A friend writes:

Why do people continue to think that cotton candy is a flavor? It's spun sugar with food coloring. It tastes like... sugar.

Now I'm curious.

Ignoring for a moment any possible contribution of the food coloring, are there chemical changes to the sugar (sucrose, I presume) during the heating process that are distinguishable by the human olfactory or taste system?

The smell of a cotton candy machine and fresh cotton candy definitely seems distinctive; I'm sure the machine itself and the increased aerosolization of the sugar in the vicinity both have something to do with that. Similarly, the increased surface area of the sugar probably changes the magnitude of our tastebuds' responses. But I wonder about the specific chemical changes involved, and whether they're detectable by most humans.

(Psychologically and/or neurologically, I'm sure there's something to be said about the whole experience of cotton candy changing our perception of how it tastes. In this case, I'm looking for the basic chemistry and biology.)

  • 2
    Cotton candy tends to use flavored sugar.. Jul 10, 2011 at 7:39
  • @Brendan Long: ah, fascinating. I've experienced maple cotton candy myself, but you're saying the generic pink stuff is usually flavored too? Know what they use?
    – leander
    Jul 10, 2011 at 22:21
  • I was in a hurry when I posted that. I went back and did a bit of research and posted an answer. Jul 11, 2011 at 6:58

4 Answers 4


What Rincewind42 says about caramelization is true in itself, but it doesn't apply here. Cotton candy is made from sugar syrup at the hard ball stage (130°C), so too cold for caramelization. Caramelization only starts occuring at 160°C and above. In fact, caramel has a very different texture from sugar, so it is practically impossible to spin cotton out of it. It makes spidery, unendly elastic strands, unlike the brittle cotton candy strands. Plus, it is visibly brown, and tastes very different from sugar, so you'd notice it when eating the cotton candy.

The flavor of cotton candy is indeed sugar (unless it has had something else added). But taste is not the same thing as flavor. Things taste different to us based on texture, aroma, color and food name. (I once read about a study made with unusually colored puddings. People who had eaten cherry pudding with yellow coloring were sure they are eating banana or lemon, and they were convinced the pink vanilla pudding was strawberry). So it is entirely possible that a gelato customer who eats a gelato called "cotton candy", has lots of sugar and is painted a pastel color will perceive it as having a different taste from non-flavored ice cream which has lots of sugar, but not the color or the name, especially if the texture of the "cotton candy" flavor is tweaked a bit.

  • "Cotton candy is made from sugar syrup at the hard ball stage (130°C)" -- interesting, thanks (+1). And yeah, I'm specifically interested if there are any olfactory- or tastebud-detectable chemical changes. The psychology of taste perception is a fascinating subject, but I'm looking for something a bit less broad than that.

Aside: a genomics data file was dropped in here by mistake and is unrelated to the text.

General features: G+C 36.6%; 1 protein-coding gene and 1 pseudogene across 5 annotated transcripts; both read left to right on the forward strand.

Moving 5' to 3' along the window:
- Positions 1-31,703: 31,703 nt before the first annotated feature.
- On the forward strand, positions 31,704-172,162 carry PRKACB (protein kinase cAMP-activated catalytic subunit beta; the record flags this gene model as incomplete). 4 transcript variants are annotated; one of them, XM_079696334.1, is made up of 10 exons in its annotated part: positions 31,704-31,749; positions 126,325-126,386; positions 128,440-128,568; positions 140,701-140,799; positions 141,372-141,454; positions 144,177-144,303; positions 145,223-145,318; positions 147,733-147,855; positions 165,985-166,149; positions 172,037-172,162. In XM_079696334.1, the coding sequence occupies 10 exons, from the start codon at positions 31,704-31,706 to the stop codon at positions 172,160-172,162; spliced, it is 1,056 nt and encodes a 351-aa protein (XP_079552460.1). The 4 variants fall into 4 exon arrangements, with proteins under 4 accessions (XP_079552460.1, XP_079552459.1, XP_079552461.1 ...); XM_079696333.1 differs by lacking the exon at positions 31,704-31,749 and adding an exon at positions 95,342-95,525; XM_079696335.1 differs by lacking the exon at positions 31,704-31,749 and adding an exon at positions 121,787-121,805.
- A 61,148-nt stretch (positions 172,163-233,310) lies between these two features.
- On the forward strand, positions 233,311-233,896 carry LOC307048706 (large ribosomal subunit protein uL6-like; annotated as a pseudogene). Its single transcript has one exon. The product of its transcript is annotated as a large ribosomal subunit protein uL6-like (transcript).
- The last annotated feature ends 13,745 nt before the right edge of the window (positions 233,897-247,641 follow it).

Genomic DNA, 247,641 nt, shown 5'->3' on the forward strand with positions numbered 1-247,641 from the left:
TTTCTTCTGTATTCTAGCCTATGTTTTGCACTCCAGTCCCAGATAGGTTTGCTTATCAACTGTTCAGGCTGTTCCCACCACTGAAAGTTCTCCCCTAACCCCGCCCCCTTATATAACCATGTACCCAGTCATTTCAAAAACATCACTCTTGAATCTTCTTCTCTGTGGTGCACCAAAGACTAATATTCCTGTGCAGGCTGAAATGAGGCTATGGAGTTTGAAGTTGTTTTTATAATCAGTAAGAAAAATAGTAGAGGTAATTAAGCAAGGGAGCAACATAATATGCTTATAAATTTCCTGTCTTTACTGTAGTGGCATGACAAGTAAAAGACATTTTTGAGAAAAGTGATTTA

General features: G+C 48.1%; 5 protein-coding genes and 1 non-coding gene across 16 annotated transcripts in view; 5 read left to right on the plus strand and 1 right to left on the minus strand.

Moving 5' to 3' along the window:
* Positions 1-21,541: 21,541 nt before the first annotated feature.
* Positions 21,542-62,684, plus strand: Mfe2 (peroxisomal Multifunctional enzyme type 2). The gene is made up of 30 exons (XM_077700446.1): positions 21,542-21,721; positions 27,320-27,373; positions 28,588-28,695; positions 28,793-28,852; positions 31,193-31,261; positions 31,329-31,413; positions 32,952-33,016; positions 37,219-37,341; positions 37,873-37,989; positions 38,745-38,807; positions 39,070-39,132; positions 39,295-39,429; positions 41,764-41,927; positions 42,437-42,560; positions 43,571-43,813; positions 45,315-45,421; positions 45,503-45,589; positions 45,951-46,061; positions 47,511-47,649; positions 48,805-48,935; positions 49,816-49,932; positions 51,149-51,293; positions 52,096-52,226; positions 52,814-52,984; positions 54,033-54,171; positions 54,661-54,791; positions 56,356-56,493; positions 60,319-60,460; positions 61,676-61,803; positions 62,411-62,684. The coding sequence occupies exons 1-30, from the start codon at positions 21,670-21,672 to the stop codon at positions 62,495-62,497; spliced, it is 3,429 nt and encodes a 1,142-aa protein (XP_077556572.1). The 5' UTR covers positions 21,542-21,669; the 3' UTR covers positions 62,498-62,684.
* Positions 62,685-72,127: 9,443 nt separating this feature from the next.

– leander
    Jul 10, 2011 at 22:18
  • 1
    At this temperature, there aren't any chemical changes. You can see it for yourself - buy cotton candy, wet & compress it in your mouth, and chomp on it - the texture gets very sandy and you can taste that it is really like sugar. There is a small whif of caramel, because stray sugar in the machine does get too hot and caramelizes, and the caramel aroma it gives off mixes slightly with the cotton candy, but it is too weak to call it a flavor in its own right.
    – rumtscho
    Jul 10, 2011 at 22:24
  • Between this and @Taste Five's answer, I think the mystery is solved. Thanks. =)
    – leander
    Jul 14, 2011 at 13:56

Cotton candy sugar comes in several flavors:

Cotton Candy Express sells grape, cherry, pink vanilla and raspberry.

Flossugar comes in a bunch of flavors like vanilla, banana, and blue raspberry (the actual names of the flavors are pretty weird).

Based on that, I'd guess that the "cotton candy flavor" is whatever flavoring they usually put in pink cotton candy, which seems to be just vanilla.


As @Brendan said there is flavor added to cotton candy. The mixtures aren't just sugar. The flavoring comes from an ingredient called flossine. If my memory serves correctly it is manufactured by Gold Medal, and is basically some proprietary mixture of coloring and flavor.

I believe the standard flavor is cherry. The last time I ran a cotton candy machine was a couple years ago for a church fall festival.

You can just run a plain sugar through the cotton candy machine, but it wont give you the taste you are looking for.

To answer your question, there is a chemical change in the sucrose as it moves from crystal to liquid form, but nothing that I believe would affect what we can taste. It is all really in the flossine.

FYI, if you are looking for that flavor in something else, like a cake or ice cream you can buy the flossine concentrate, and use it for whatever. Just make sure you aren't using any other flavors that will destroy the flavor profile of the flossine.

Hope this helps with what you are looking for.


When the sugar is heated to make the cotton candy, it will caramelise. This causes many chemical changes. The following clipped from wikipedia:

Caramelization is the removal of water from a sugar, proceeding to isomerization and polymerization of the sugars into various high-weight compounds. Compounds such as difructose anhydride may be created from the monosaccharides after water loss. Fragmentation reactions result in low-molecular-weight compounds that may be volatile and may contribute to flavor. Polymerization reactions lead to larger-molecular-weight compounds that contribute to the dark-brown color.

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